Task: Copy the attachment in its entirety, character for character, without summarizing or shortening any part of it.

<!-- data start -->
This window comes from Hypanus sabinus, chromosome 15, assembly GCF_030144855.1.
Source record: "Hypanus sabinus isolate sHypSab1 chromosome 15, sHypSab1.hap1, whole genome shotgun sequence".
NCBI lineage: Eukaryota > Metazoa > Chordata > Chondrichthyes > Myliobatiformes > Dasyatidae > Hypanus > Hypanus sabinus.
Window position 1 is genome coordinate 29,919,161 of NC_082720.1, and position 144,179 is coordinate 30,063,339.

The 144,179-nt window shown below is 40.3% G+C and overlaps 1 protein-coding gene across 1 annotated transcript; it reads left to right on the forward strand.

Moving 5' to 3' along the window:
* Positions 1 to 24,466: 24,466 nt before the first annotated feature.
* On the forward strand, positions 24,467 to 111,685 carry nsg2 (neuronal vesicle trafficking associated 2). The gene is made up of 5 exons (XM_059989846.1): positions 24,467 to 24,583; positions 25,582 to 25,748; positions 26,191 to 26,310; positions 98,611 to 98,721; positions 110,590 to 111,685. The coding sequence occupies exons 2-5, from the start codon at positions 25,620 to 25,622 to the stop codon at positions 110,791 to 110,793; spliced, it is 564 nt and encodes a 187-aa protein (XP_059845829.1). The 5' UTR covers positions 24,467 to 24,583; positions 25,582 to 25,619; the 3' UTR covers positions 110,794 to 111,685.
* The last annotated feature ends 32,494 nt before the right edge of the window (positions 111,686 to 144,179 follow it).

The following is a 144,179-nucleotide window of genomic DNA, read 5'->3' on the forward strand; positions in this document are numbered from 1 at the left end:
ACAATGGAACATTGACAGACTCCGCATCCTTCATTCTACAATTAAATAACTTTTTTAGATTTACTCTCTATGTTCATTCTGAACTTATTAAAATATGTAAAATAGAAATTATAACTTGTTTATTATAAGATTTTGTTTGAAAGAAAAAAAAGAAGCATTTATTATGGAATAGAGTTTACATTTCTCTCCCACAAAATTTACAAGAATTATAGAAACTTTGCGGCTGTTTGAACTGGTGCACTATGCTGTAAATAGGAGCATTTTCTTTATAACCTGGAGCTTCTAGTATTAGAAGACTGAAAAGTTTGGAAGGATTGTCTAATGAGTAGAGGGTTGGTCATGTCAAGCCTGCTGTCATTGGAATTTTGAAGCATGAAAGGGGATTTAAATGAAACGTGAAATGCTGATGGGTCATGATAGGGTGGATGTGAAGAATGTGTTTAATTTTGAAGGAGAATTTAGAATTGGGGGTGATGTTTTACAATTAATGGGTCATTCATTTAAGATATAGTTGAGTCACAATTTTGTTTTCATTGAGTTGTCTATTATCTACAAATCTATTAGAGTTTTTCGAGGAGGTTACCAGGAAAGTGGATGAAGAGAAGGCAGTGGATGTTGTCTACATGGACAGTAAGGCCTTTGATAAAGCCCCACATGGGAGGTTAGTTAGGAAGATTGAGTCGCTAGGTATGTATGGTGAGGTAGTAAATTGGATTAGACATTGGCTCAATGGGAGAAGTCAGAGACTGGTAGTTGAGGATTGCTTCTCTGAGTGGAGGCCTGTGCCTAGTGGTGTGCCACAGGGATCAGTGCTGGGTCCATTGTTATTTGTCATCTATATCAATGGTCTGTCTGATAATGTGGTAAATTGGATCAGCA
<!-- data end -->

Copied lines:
This window comes from Hypanus sabinus, chromosome 15, assembly GCF_030144855.1.
Source record: "Hypanus sabinus isolate sHypSab1 chromosome 15, sHypSab1.hap1, whole genome shotgun sequence".
NCBI lineage: Eukaryota > Metazoa > Chordata > Chondrichthyes > Myliobatiformes > Dasyatidae > Hypanus > Hypanus sabinus.
Window position 1 is genome coordinate 29,919,161 of NC_082720.1, and position 144,179 is coordinate 30,063,339.

The 144,179-nt window shown below is 40.3% G+C and overlaps 1 protein-coding gene across 1 annotated transcript; it reads left to right on the forward strand.

Moving 5' to 3' along the window:
* Positions 1 to 24,466: 24,466 nt before the first annotated feature.
* On the forward strand, positions 24,467 to 111,685 carry nsg2 (neuronal vesicle trafficking associated 2). The gene is made up of 5 exons (XM_059989846.1): positions 24,467 to 24,583; positions 25,582 to 25,748; positions 26,191 to 26,310; positions 98,611 to 98,721; positions 110,590 to 111,685. The coding sequence occupies exons 2-5, from the start codon at positions 25,620 to 25,622 to the stop codon at positions 110,791 to 110,793; spliced, it is 564 nt and encodes a 187-aa protein (XP_059845829.1). The 5' UTR covers positions 24,467 to 24,583; positions 25,582 to 25,619; the 3' UTR covers positions 110,794 to 111,685.
* The last annotated feature ends 32,494 nt before the right edge of the window (positions 111,686 to 144,179 follow it).

The following is a 144,179-nucleotide window of genomic DNA, read 5'->3' on the forward strand; positions in this document are numbered from 1 at the left end:
ACAATGGAACATTGACAGACTCCGCATCCTTCATTCTACAATTAAATAACTTTTTTAGATTTACTCTCTATGTTCATTCTGAACTTATTAAAATATGTAAAATAGAAATTATAACTTGTTTATTATAAGATTTTGTTTGAAAGAAAAAAAAGAAGCATTTATTATGGAATAGAGTTTACATTTCTCTCCCACAAAATTTACAAGAATTATAGAAACTTTGCGGCTGTTTGAACTGGTGCACTATGCTGTAAATAGGAGCATTTTCTTTATAACCTGGAGCTTCTAGTATTAGAAGACTGAAAAGTTTGGAAGGATTGTCTAATGAGTAGAGGGTTGGTCATGTCAAGCCTGCTGTCATTGGAATTTTGAAGCATGAAAGGGGATTTAAATGAAACGTGAAATGCTGATGGGTCATGATAGGGTGGATGTGAAGAATGTGTTTAATTTTGAAGGAGAATTTAGAATTGGGGGTGATGTTTTACAATTAATGGGTCATTCATTTAAGATATAGTTGAGTCACAATTTTGTTTTCATTGAGTTGTCTATTATCTACAAATCTATTAGAGTTTTTCGAGGAGGTTACCAGGAAAGTGGATGAAGAGAAGGCAGTGGATGTTGTCTACATGGACAGTAAGGCCTTTGATAAAGCCCCACATGGGAGGTTAGTTAGGAAGATTGAGTCGCTAGGTATGTATGGTGAGGTAGTAAATTGGATTAGACATTGGCTCAATGGGAGAAGTCAGAGACTGGTAGTTGAGGATTGCTTCTCTGAGTGGAGGCCTGTGCCTAGTGGTGTGCCACAGGGATCAGTGCTGGGTCCATTGTTATTTGTCATCTATATCAATGGTCTGTCTGATAATGTGGTAAATTGGATCAGCA